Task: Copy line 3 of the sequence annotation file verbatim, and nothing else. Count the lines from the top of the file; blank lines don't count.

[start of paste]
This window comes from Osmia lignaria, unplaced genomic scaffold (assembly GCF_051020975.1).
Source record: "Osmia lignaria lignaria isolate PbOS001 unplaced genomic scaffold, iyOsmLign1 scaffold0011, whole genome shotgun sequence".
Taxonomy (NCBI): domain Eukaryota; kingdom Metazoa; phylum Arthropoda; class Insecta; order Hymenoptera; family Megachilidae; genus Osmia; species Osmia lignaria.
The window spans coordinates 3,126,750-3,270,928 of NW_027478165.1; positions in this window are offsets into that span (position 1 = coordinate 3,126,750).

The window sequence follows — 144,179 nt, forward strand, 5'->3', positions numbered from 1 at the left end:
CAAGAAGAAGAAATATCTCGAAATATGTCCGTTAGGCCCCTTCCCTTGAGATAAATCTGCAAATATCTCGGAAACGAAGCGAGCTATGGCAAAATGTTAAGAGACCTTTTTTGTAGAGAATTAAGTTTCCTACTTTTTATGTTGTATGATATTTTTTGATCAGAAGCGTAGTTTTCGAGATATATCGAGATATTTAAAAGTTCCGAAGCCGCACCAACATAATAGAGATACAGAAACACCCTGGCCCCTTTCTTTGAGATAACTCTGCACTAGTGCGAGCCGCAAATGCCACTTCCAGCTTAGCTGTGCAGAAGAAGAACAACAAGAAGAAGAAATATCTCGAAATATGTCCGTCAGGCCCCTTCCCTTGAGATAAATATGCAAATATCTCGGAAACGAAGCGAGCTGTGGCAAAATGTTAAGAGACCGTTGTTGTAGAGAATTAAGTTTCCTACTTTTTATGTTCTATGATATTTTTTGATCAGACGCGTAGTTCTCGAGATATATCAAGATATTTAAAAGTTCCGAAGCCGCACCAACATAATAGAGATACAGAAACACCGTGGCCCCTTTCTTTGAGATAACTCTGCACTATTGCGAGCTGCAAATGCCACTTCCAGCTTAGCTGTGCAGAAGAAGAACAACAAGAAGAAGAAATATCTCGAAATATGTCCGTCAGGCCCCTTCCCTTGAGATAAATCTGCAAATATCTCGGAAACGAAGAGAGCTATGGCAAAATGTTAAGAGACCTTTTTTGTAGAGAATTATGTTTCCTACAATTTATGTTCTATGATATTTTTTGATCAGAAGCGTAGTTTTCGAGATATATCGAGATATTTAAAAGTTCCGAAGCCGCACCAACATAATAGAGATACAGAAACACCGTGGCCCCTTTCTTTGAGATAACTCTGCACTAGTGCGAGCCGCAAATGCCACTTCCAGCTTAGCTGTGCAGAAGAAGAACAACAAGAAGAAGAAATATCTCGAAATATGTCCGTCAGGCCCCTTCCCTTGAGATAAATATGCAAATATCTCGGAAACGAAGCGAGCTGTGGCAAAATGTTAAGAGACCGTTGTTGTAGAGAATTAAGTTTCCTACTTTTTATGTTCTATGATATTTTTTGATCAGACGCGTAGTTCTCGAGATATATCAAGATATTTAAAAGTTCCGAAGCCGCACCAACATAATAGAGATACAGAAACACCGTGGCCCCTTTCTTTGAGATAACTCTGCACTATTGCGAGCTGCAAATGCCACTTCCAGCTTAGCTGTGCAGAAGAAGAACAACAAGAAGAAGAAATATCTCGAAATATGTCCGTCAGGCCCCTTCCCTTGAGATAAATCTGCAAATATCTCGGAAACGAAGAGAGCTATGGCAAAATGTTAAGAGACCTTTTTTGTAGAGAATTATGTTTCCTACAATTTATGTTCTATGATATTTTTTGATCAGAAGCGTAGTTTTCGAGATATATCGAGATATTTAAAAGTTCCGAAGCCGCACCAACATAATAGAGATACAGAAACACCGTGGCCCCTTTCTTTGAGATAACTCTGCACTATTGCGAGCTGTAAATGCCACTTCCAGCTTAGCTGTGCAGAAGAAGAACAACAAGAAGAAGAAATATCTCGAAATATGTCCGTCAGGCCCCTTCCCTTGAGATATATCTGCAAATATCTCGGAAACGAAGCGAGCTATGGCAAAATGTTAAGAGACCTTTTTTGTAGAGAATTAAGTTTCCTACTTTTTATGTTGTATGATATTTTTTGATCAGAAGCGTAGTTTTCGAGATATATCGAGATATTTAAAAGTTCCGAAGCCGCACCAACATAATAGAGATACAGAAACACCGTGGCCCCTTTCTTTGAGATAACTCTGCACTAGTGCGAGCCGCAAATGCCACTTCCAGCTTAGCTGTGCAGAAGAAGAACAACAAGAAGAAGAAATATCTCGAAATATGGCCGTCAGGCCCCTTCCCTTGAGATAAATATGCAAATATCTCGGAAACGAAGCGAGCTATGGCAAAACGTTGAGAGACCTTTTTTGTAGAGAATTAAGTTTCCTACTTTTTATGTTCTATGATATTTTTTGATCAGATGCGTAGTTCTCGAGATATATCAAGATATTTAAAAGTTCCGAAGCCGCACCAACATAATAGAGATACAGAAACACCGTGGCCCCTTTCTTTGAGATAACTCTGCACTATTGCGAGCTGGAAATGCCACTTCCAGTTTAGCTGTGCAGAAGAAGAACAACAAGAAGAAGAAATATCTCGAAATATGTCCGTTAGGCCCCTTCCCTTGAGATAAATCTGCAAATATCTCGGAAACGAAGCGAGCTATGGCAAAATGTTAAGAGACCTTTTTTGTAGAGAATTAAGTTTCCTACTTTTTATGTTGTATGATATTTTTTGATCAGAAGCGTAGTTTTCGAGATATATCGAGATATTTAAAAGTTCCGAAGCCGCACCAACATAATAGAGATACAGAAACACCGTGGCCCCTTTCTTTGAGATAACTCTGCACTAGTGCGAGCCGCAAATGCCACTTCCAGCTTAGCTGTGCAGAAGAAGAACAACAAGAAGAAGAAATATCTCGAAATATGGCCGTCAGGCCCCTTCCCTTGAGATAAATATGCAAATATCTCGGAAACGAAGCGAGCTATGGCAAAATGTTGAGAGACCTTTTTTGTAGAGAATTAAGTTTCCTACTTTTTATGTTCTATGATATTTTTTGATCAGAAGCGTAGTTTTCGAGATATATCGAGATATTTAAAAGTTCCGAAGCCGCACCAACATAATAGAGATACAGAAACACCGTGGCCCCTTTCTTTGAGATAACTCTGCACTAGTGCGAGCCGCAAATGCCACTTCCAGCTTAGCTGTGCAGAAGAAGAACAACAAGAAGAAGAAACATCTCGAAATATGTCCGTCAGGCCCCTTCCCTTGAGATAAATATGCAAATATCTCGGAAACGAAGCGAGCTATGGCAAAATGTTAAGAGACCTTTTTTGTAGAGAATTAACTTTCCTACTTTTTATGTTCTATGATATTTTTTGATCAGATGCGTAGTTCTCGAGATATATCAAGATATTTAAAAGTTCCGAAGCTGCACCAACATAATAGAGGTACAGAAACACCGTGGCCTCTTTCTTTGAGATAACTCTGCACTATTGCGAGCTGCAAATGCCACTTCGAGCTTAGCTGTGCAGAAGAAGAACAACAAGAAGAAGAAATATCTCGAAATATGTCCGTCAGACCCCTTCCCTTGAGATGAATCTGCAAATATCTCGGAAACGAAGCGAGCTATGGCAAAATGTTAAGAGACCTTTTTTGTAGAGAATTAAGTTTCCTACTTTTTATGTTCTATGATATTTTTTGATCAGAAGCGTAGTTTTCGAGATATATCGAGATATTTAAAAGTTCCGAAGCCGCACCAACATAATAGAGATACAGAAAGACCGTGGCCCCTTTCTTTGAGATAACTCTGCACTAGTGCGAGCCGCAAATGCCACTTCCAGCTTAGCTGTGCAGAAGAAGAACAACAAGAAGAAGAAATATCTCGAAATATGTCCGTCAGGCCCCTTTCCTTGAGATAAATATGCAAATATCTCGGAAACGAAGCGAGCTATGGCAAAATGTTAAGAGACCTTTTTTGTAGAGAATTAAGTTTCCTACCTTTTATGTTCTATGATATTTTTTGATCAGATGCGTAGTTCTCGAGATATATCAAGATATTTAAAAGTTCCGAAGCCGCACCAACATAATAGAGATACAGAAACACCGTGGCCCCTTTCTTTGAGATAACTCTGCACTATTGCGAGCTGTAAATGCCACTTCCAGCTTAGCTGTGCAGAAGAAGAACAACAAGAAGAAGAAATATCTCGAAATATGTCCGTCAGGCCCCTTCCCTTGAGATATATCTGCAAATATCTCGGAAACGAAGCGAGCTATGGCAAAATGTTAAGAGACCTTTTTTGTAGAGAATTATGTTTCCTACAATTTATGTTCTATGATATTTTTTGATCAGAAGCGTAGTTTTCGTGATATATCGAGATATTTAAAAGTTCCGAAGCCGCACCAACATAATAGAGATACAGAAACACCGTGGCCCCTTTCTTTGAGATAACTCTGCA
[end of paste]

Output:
Taxonomy (NCBI): domain Eukaryota; kingdom Metazoa; phylum Arthropoda; class Insecta; order Hymenoptera; family Megachilidae; genus Osmia; species Osmia lignaria.